Shiki-Jitsu (式日, Shikijitsu, lit. "ritual day" or "ceremonial day"), also known as Ritual, is a 2000 Japanese psychological drama film written and directed by Hideaki Anno. It is based on the novella Tōhimu by Ayako Fujitani, who also stars alongside Shunji Iwai.[1]

Directed byHideaki Anno
Written byHideaki Anno
Based onTōhimu
by Ayako Fujitani
Produced by
  • Miyuki Nanri
  • Nozomu Takahashi
CinematographyYuichi Nagata
Edited bySoichi Ueno
Music byTakashi Kako
Distributed byTokuma Shoten
Release date
7 December 2000
Running time
128 minutes

Like Anno's previous film Love & Pop (1998), it is an art film with experimental elements diving into the minds of its main characters. Shiki-Jitsu takes place over 33 days and follows the relation between an apathetic film director (Iwai) and an odd young woman (Fujitani) who start a bizarre friendship after a chance meeting andthey try to work their way out of a collective emotional funk. Michael Ordona of the Los Angeles Times reported the film had "dark themes of mental illness and suicidal ideation".[2] Shiki-Jitsu won an award for Best Artistic Contribution at the 13th International Film Festival in Tokyo.[3]

Story edit

The film follows a young Director returning to his home city of Ube in Yamaguchi Prefecture, and an eccentric young Woman he meets, whose quirks include saying "tomorrow is my birthday" every day and wearing very unusual clothing.

But as the days go by, it appears that the Woman has little touch with reality and is constantly escaping into a fantasy world, while the Director himself is a former anime director who is seeking to do a "real film" and embrace reality. The two eventually fall in love.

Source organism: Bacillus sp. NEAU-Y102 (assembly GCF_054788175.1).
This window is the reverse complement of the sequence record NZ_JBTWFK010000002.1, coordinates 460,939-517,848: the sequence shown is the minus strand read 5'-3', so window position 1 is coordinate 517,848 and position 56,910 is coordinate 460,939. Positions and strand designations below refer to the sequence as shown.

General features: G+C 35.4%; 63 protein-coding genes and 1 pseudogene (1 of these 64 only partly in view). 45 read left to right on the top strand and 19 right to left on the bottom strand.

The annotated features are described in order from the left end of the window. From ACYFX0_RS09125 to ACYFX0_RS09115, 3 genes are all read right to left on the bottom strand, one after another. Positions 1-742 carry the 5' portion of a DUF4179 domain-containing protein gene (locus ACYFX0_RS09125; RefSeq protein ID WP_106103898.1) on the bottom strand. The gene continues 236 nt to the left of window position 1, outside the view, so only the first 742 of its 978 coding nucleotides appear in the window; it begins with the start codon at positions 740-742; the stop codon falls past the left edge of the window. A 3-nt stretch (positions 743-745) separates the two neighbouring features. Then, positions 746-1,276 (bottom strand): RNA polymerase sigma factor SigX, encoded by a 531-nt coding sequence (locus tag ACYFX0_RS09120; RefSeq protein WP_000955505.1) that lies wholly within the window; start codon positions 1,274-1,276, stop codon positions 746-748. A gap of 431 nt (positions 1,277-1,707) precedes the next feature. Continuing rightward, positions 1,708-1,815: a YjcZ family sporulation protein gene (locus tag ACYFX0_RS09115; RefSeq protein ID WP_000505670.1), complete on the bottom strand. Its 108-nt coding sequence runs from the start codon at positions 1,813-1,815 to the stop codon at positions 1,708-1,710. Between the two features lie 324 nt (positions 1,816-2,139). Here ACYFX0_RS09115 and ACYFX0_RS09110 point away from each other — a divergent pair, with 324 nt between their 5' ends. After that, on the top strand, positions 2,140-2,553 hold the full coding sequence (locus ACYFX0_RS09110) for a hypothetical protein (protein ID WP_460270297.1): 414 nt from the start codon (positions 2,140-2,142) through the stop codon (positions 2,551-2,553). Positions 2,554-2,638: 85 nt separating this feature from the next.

In the end, the Director confronts the Woman with her mother, allowing the Woman to make the first steps into the real world. The films ends with the Girl circling December 7 as her real birthday and the words "beyond the 33rd day: unknown".

Release edit

The film was produced by Studio Kajino, an offshoot of Studio Ghibli, run by its former president Toshio Suzuki who served on the film as executive producer. It was given a première at the Tokyo Photography Museum in Ebisu Garden Place on December 7, 2000.

The movie was later released on VHS and DVD by Buena Vista Home Entertainment Japan July 24, 2003 as part of the "Ghibli Cinematic Library" series.[4] On July 1, 2020, the movie was released to Video on demand by King Records.

References edit

  1. ^ Mark Deming (2014). "Shiki-jitsu (2001)". Movies & TV Dept. The New York Times. Archived from the original on 13 March 2014. Retrieved 27 February 2014.
  2. ^ Ordona, Michael (19 March 2009), "Ayako Fujitani", Los Angeles Times, retrieved 19 February 2013.
  3. ^ Short, Stephen (13 May 2002), "Why the Hell Not?", Time Magazine, archived from the original on 1 December 2008, retrieved 19 February 2013.
  4. ^ "庵野秀明監督作品「式日」(Shiki-Jitsu) がDvdで発売中! - スタジオジブリ|Studio Ghibli".

External links edit